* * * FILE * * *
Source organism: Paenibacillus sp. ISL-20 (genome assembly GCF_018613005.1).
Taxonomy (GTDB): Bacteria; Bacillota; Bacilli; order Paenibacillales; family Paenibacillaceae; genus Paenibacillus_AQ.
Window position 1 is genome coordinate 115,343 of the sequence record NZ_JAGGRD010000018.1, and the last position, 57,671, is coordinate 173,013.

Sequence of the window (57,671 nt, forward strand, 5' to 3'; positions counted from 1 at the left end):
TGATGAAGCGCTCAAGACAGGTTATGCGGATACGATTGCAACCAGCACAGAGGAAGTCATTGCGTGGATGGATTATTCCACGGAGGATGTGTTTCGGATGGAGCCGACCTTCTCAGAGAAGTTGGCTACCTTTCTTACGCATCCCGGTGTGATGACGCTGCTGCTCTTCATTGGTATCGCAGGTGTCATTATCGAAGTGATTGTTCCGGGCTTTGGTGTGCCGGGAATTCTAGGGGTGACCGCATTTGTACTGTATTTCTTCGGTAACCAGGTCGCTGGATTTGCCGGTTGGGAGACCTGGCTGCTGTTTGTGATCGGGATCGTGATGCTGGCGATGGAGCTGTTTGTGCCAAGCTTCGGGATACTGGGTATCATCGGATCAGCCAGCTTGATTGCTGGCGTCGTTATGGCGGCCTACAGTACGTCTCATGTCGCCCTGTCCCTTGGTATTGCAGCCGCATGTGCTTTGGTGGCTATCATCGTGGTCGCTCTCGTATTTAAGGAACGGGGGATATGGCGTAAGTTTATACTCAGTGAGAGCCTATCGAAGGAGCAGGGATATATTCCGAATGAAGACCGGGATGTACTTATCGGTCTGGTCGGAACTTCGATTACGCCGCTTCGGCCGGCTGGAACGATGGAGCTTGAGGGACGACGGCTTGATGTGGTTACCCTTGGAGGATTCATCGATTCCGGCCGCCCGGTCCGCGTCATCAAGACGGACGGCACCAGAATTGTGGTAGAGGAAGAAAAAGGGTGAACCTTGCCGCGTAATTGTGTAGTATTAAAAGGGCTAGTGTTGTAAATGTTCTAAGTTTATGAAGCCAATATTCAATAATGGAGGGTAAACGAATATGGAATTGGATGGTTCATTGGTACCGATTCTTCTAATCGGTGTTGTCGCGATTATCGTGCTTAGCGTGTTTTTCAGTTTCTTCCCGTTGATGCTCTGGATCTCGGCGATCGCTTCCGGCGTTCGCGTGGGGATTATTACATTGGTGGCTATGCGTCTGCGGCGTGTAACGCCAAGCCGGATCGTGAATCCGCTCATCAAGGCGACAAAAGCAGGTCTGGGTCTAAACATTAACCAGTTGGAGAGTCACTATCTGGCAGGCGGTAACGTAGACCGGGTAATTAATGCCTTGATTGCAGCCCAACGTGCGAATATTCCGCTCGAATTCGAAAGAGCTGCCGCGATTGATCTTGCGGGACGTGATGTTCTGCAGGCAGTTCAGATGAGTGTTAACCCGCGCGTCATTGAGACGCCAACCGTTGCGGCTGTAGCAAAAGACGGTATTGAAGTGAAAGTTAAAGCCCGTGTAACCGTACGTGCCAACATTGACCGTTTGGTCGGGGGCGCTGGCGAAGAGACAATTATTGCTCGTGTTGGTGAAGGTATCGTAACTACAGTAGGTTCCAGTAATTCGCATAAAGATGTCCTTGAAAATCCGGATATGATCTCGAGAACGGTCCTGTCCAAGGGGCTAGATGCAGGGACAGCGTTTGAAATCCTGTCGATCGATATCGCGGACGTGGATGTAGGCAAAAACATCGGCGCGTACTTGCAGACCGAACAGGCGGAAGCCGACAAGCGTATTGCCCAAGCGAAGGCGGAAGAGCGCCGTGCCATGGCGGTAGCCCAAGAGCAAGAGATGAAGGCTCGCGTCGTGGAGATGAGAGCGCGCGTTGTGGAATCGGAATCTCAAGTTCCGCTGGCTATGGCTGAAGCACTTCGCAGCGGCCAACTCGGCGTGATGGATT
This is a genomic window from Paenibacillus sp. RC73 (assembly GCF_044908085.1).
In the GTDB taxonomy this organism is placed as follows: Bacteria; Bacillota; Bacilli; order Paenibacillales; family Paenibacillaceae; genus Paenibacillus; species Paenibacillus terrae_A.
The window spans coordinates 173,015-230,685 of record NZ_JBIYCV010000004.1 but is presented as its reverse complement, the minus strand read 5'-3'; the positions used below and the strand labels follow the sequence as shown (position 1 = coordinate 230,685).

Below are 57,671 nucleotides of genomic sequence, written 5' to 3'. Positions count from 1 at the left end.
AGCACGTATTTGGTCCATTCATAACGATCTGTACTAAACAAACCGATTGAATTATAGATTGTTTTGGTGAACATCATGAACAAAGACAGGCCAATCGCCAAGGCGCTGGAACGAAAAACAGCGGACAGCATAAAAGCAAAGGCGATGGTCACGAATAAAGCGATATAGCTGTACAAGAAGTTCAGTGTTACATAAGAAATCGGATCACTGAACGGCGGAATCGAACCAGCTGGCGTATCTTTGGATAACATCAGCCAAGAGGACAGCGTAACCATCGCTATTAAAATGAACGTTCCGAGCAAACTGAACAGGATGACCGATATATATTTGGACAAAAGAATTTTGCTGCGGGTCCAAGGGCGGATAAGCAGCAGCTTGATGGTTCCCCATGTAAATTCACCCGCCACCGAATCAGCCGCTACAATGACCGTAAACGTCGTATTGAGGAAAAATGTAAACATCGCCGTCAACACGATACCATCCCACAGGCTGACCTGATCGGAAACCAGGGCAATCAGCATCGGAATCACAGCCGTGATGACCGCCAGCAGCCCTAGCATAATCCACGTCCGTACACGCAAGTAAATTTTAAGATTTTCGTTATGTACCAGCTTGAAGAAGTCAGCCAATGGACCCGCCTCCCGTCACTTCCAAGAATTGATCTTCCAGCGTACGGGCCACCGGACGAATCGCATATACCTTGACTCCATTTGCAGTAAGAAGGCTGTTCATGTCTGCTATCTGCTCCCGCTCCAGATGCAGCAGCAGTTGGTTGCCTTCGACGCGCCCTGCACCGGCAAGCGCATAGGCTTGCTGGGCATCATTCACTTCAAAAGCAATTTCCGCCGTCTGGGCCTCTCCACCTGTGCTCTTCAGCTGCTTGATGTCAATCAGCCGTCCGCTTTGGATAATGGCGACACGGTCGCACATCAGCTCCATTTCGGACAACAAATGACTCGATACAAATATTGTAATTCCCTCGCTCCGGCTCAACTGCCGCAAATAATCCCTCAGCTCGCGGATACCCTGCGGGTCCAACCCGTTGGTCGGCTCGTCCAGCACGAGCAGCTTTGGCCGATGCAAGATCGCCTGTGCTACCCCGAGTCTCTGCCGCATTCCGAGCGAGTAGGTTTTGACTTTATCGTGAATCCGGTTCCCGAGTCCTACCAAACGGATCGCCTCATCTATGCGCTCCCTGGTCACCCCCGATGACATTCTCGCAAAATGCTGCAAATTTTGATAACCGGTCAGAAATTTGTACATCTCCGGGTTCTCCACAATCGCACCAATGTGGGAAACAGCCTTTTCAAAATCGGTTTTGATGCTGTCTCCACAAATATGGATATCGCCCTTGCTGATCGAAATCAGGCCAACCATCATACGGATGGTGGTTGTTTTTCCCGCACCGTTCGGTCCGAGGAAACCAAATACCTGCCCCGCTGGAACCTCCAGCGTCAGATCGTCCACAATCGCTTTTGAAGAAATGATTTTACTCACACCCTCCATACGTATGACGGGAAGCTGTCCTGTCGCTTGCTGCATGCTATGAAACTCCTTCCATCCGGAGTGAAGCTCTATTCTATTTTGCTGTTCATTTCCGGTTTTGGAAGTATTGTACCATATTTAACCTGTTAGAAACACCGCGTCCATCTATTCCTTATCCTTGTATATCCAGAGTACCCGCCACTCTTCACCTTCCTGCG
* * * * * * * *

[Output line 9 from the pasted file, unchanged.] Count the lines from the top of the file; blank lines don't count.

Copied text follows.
Below are 57,671 nucleotides of genomic sequence, written 5' to 3'. Positions count from 1 at the left end.